A couple of months ago I wrote a post called the “Challenge for Positive Change” that highlighted many of the relationship dysfunctions we are experiencing in the industry today. We have the honor of working with large brokers as well as MLSs, Associations, technology companies and even title and home warranty providers. We see misperceptions and distrust running rampant between each of these groups. It’s clear that there are many that are feeling as though our industry could be working together much better than it is at the moment.
Fast forward a few weeks and we get to CMLS and the now infamous outline of issues delivered by Craig Cheatham, President, and CEO of the Realty Alliance, a highly-respected network for many of North America’s largest full-service brokerages and their affiliated business.
Many people in the audience were shocked with Craig’s candor and level of frustration, but I’m not sure why. The types of issues he outlined are the types of issues that have been circling around in MLSs and Associations for a long time. I think the difference is that many groups were simply not listening or taking the conversation as seriously as the tone in which Craig delivered his eloquent presentation of the issues suggests they need to.
The issues he outlines are complicated. Some are quite easy to rectify, but many of the issues are based on local tradition, not on sound business logic that considers today’s consumers and the brokers that serve them.
I have a theory as to why large brokers believe real estate organizations are in conflict with their business goals. I believe that the industry’s extreme focus on satisfying the perceived needs of agents is getting in the way of progress.
When you look at it just about every organization in the industry is agent-centric and not broker-centric. From the National Association of REALTORS® all the way down to a one office brokerage, the needs of agents are considered above all others. Every model depends on agent quantity and not necessarily quality. With that focus comes a lot of dysfunction.
Associations and MLSs are well aware that agents and brokers have different perspectives about the industry and yet, in many cases, agents dominate committees, boards and taskforces. They drive decisions that are best for individual agents, but not necessarily the most appropriate or workable for brokerages. In my article called 5 Ways to end the MLS/Broker Stand-off I outline several specific ways that MLSs can better serve the needs of their brokers.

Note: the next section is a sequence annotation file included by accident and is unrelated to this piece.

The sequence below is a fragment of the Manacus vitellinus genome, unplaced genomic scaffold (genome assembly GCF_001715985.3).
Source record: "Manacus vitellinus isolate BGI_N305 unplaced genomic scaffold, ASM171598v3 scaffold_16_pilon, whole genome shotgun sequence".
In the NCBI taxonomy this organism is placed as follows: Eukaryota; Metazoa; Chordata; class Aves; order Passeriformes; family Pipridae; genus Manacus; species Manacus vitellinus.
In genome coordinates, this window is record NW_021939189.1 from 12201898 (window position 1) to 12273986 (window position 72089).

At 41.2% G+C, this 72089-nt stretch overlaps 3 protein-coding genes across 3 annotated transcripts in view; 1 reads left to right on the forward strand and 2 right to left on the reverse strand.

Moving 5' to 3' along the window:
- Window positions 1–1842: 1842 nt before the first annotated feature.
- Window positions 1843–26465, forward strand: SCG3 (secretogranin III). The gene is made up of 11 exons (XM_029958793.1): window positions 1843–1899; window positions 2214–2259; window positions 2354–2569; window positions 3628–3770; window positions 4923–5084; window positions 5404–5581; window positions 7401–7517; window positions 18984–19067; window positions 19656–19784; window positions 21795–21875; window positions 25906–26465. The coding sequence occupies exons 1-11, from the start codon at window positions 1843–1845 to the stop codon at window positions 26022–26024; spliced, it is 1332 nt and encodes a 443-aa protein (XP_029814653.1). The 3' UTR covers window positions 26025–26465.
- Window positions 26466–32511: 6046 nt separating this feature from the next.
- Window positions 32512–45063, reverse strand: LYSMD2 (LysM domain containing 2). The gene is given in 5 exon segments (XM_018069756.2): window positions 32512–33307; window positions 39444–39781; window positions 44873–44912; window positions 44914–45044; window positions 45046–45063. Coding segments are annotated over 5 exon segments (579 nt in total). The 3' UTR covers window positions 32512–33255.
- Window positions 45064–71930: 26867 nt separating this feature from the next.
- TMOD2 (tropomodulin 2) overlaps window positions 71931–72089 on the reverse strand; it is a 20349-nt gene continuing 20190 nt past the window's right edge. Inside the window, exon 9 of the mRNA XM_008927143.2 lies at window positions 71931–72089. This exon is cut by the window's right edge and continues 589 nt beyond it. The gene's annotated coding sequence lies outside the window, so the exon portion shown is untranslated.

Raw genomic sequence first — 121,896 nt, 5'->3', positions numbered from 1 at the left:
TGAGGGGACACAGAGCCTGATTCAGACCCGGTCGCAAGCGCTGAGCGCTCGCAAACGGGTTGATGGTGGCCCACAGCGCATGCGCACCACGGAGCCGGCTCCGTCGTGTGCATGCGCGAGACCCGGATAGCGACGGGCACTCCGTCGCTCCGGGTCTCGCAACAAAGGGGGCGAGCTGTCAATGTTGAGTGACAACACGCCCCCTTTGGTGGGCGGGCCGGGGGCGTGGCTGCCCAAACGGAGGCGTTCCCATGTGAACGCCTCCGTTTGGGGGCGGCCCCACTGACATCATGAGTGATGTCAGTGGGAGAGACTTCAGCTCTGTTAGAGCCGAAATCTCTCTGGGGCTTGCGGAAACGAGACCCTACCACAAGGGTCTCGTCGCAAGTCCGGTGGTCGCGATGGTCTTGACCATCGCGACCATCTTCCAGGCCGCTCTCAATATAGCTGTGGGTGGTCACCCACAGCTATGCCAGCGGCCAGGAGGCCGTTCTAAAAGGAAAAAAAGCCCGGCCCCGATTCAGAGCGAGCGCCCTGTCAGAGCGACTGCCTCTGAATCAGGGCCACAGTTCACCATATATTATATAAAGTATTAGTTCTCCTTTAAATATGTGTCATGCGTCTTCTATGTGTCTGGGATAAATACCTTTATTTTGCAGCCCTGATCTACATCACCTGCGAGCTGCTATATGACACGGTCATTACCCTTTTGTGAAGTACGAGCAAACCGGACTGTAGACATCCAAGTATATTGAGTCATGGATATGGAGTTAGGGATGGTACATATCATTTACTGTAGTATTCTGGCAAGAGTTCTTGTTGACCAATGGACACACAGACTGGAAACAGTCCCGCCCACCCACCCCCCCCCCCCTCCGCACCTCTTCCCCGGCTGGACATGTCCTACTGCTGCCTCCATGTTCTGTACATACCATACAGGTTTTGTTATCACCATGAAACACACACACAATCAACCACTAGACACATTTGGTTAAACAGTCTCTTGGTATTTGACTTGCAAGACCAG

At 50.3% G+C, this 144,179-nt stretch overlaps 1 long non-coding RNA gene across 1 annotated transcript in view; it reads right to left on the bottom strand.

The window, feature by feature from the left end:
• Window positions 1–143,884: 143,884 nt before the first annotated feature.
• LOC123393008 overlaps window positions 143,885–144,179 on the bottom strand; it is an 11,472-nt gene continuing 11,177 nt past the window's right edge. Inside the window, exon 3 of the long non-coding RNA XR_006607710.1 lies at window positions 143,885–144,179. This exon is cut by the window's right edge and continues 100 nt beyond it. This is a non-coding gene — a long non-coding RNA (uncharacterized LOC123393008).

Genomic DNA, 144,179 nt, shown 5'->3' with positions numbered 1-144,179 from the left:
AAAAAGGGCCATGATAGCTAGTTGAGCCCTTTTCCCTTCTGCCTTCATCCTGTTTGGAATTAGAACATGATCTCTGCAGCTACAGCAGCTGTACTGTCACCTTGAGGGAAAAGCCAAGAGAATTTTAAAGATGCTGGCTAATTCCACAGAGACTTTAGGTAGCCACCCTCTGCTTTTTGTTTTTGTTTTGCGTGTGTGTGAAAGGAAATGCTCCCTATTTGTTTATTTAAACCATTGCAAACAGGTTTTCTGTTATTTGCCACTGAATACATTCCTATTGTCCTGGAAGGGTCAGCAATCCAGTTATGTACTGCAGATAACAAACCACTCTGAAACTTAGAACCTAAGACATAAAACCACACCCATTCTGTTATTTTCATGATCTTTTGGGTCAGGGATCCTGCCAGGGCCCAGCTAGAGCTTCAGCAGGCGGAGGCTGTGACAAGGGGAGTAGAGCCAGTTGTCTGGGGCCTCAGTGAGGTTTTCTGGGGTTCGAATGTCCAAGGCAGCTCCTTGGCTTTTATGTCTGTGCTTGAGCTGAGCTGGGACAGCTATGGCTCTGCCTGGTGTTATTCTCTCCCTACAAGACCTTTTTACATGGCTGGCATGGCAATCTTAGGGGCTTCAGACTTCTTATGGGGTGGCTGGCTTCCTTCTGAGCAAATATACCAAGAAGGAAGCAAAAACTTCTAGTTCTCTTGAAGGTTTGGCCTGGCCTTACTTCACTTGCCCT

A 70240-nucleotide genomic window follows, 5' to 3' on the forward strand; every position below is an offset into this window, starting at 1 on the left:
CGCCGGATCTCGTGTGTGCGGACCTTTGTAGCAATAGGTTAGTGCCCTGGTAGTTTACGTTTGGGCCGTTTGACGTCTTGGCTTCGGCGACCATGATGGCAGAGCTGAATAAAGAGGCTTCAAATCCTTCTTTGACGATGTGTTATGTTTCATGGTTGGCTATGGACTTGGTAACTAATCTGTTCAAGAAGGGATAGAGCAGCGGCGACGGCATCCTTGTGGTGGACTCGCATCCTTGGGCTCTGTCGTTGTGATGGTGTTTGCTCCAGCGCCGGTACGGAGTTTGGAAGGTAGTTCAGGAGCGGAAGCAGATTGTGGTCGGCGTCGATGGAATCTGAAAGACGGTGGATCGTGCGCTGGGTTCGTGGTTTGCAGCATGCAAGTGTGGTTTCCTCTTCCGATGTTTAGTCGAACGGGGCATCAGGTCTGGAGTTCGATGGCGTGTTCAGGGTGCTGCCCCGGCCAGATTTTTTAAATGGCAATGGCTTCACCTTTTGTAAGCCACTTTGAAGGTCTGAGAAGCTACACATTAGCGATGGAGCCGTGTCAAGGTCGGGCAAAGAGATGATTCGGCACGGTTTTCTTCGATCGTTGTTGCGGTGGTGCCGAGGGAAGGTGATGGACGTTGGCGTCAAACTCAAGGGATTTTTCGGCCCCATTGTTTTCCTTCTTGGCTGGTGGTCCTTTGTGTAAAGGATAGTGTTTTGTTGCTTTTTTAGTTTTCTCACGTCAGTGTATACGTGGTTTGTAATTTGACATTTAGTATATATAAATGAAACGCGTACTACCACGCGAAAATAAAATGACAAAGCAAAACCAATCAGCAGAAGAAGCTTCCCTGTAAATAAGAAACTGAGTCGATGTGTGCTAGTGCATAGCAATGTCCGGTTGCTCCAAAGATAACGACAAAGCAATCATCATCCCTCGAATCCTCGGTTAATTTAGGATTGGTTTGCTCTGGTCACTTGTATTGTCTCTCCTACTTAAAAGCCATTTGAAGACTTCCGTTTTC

The best MLSs and Associations have a balance of agent, broker and, dare I say it, consumer perspective in mind when they build programs and policies. They play appropriate roles in facilitating methods for brokers to meet the needs of their clients. The top performing groups also focus on the needs of their members more than their own viability. They sometimes sacrifice “control” for the good of the industry and the brokers that lead it. They don’t fight progress because they believe they might lose their job or cache in the industry.
Technology companies can be guilty of creating dysfunction as well. Instead of leading the way to identifying tools that will help brokers build relationships with consumers by addressing their needs, technology companies sometimes pander to the comfort zone and outdated perspectives of agents. They build products that feel good to agents, but don’t necessarily address the needs of enterprise-level brokerages to create consistent brand messaging and listing distribution control.
Some technology companies are slow to offer ever-evolving features and functionality to help brokers keep up with the aggressive competition from third party sites online. Brokers are thus put at a disadvantage because technology companies are not looking out for their best interest and doing the hard work to keep their websites and marketing tools cutting edge. Just about none of the website providers today conduct regular consumer research to help brokers keep their websites relevant and engaging. This is a really dangerous way to operate a business that is designed to help brokers address the needs of their clients.
We can’t ignore brokers in this conversation either. Many complain about the policies that are put in place by their MLSs, yet some of their own agents may be serving on the committees that are putting forth policies that are in direct conflict with company strategy and approach.
Brokers would love to see more consolidation, for example but sometimes their own agents fight them on it and they allow it. I heard of a case recently where a broker with large market share in an area was fighting to consolidate two small associations upon the retirement of one of the Executive Officers. The broker discussed the opportunity with their agents and was shot down. The agents wanted to hold on to their little local association because it felt good – not because it was good for the brokerage or even the industry, for that matter. The broker stopped fighting them on it – he had more important issues to contend with like securing more listings and closing more properties. He gave up on pushing further consolidation for fear that if he pushed it he would lose an agent or two over it. Agent retention got in the way of positive progress in the industry yet again. Wouldn’t it make more sense for associations to step up and make consolidation happen without creating broker conflict with their own agents?
While I want all of us to take a serious look at the issues Craig outlined, I think we may even need to take a deeper look at one of the fundamental problems. If we continue to focus on agents at the expense of brokers and the buying public we are going to continue to erode our ability to evolve as an industry. The more in-fighting we create the higher chances are that the industry as we know it will go away.
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